The Tides of Memory by Sidney Sheldon

“Well, the case has generated a lot of interest,” she whispered back to Toni.

The way dog shit interests flies, Toni thought bitterly.

Her anger masked her fear. The prosecution had called her as a witness. She’d received the notice only a few days ago, much to her father’s annoyance.

“Can’t you get her out of it?” Walter Gilletti asked Lawrence McGee, the expensive Manhattan attorney he’d hired to advise them. “It’s such short notice. She’s had no time to prepare.”

Lawrence McGee explained that Toni wasn’t supposed to prepare. “All she has to do is stand up there and tell the truth. No one’s contesting her evidence. Toni’s police statement and Hamlin’s tally exactly.”

But of course, Lawrence McGee didn’t know the truth. Nor did the police, or Toni’s parents, or anyone except Toni herself and Billy. What if Billy changed his story under oath? What if his lawyer cross-examined her on the stand and bullied the truth out of her? Did Billy even know that the prosecution had called her as a witness? Would he hate her for testifying against him, for going along with the lie, or was that what he wanted? The mere thought of seeing his face again made Toni’s heart race and her palms sweat, and not in a good way. She hadn’t felt this frightened since Graydon Hammond had looked up at her with tears in his eyes and blubbered, “Nicholas has gone.”

“Ooo, look. Those must be the parents.” Sandra Gilletti sounded excited, like someone spotting at a celebrity wedding.

Toni spun around. She felt like she’d been stung. She’d seen pictures of the Handemeyers before, on the TV news, but nothing had prepared her for the reality. Ruth Handemeyer, Nicholas’s mother, looked so like her son it was agonizing. She had the same butterscotch-blond coloring, the same saucerlike brown eyes. Except that where Nicholas’s eyes had been playful and dancing, his mother’s were glazed and deadened with grief. Toni couldn’t take her eyes off Ruth Handemeyer as she made her dignified way to her seat, escorted by her husband and daughter.

Senator Handemeyer was older than his wife, in his early fifties, with close-cropped gray hair and a face that looked as if it had been chiseled out of granite. Rage blazed out of his dark blue eyes, but it was a controlled rage, a determined rage, the rage of a powerful, intelligent man. Not for Senator Handemeyer the wild, impotent roaring of the wounded tiger. This was a man hell-bent on vengeance, a man who had set out methodically to bring those responsible for his son’s death to justice. Surveying the courtroom as if he owned it, Senator Handemeyer fixed his gaze briefly on Leslie Lose, Billy’s lawyer. Ruffled, the attorney looked away. Next, to Toni’s horror, the senator caught her eye. She stared back at him like a statue, her stomach liquefied with fear.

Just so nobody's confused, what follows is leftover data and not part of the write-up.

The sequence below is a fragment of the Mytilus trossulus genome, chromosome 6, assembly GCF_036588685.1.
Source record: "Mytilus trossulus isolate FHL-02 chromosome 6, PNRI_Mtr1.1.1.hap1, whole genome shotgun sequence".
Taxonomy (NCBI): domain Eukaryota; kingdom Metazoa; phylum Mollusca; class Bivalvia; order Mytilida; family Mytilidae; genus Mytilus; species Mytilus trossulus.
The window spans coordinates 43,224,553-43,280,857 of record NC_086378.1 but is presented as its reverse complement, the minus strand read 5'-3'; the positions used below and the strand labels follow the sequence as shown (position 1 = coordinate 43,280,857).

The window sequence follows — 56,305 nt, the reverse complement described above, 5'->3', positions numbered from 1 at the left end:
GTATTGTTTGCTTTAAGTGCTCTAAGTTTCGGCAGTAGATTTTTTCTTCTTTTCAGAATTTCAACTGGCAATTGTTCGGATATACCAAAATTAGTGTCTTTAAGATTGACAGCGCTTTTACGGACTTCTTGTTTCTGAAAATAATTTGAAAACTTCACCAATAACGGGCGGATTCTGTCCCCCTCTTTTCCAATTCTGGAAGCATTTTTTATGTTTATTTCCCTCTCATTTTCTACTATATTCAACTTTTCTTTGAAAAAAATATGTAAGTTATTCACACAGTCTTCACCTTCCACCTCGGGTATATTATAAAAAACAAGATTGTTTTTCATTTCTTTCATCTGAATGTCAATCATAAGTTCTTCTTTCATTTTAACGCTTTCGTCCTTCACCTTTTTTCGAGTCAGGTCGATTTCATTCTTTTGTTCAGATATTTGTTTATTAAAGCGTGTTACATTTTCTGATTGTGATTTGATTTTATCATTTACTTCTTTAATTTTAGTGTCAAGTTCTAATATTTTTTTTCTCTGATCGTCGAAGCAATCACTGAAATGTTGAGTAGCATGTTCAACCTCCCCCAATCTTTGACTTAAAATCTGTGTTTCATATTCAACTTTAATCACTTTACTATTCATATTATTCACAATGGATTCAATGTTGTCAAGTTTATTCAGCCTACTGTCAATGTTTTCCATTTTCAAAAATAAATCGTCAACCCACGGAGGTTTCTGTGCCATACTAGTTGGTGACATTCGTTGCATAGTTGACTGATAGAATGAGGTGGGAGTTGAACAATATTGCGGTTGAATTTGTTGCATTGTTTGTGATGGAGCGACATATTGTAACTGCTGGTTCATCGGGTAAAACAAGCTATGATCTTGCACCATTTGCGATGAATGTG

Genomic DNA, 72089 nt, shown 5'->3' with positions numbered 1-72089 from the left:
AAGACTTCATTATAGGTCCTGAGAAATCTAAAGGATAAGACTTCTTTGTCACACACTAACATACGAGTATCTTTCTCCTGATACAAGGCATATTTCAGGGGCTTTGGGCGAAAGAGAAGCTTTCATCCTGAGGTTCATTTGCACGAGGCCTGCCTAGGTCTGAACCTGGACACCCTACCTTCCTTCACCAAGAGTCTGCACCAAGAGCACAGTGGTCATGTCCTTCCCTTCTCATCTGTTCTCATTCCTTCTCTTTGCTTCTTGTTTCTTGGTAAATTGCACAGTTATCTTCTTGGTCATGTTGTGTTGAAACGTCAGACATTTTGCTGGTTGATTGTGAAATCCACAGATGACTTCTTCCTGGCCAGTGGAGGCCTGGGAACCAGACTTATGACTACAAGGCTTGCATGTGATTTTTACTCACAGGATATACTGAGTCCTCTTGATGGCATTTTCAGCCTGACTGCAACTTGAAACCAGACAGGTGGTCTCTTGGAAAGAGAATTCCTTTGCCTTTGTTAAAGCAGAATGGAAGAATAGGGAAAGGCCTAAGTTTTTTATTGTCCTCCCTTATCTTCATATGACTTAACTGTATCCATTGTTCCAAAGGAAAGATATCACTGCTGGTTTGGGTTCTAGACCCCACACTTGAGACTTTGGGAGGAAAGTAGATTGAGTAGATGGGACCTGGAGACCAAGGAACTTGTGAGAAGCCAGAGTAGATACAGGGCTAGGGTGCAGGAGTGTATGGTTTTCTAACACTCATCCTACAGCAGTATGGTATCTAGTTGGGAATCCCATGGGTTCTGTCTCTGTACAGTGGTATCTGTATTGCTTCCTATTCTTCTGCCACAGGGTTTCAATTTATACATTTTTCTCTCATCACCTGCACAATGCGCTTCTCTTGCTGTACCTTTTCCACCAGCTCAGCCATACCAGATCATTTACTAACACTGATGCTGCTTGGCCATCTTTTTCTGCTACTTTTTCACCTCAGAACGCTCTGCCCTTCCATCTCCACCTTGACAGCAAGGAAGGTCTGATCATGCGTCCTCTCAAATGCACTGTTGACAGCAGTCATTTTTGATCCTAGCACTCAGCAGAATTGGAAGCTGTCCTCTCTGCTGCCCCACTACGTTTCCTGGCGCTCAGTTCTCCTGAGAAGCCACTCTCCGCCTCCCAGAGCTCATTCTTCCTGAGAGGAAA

Can he see the guilt in my eyes?

Can he guess the truth?

But when Billy Hamlin walked into the dock, all the senator’s attention focused on him in a wave of such pure hatred, there was no room for anything, or anyone, else.

If Billy was unnerved by the senator’s withering gaze, he didn’t show it. Instead, scouring the room for Toni’s face, he saw her and smiled broadly. It was the same boyish, open smile Toni remembered from camp. She smiled back, buoyed by his obvious confidence.

This is a court of law, Toni reassured herself. Senator Handemeyer has a right to his grief, but Billy didn’t murder anyone. The jury will see that.

Leslie Lose fiddled nervously with his gold cuff links. His client should not be smiling at the pretty prosecution witness like a lovesick puppy. Come to think of it, his client should not be smiling at all. A little boy had drowned. Guilty or not, Billy Hamlin ought to look as if he took that seriously.

Out of the corner of his eye, Leslie Lose saw Senator Handemeyer’s broad shoulders tighten. His entire body was coiled like a spring, ready to wreak destruction on Billy Hamlin and, presumably, anyone who dared to help him.

For the first time since he’d taken the case, Leslie Lose began to wonder if he was out of his depth.

“All rise.”

The proceedings got under way in what seemed to Toni like record speed. No sooner had both sides made their opening arguments than she found herself on the stand, being sworn in.

“Miss Gilletti, you were on the beach with the defendant on the afternoon in question. Did William Hamlin seem distracted to you?”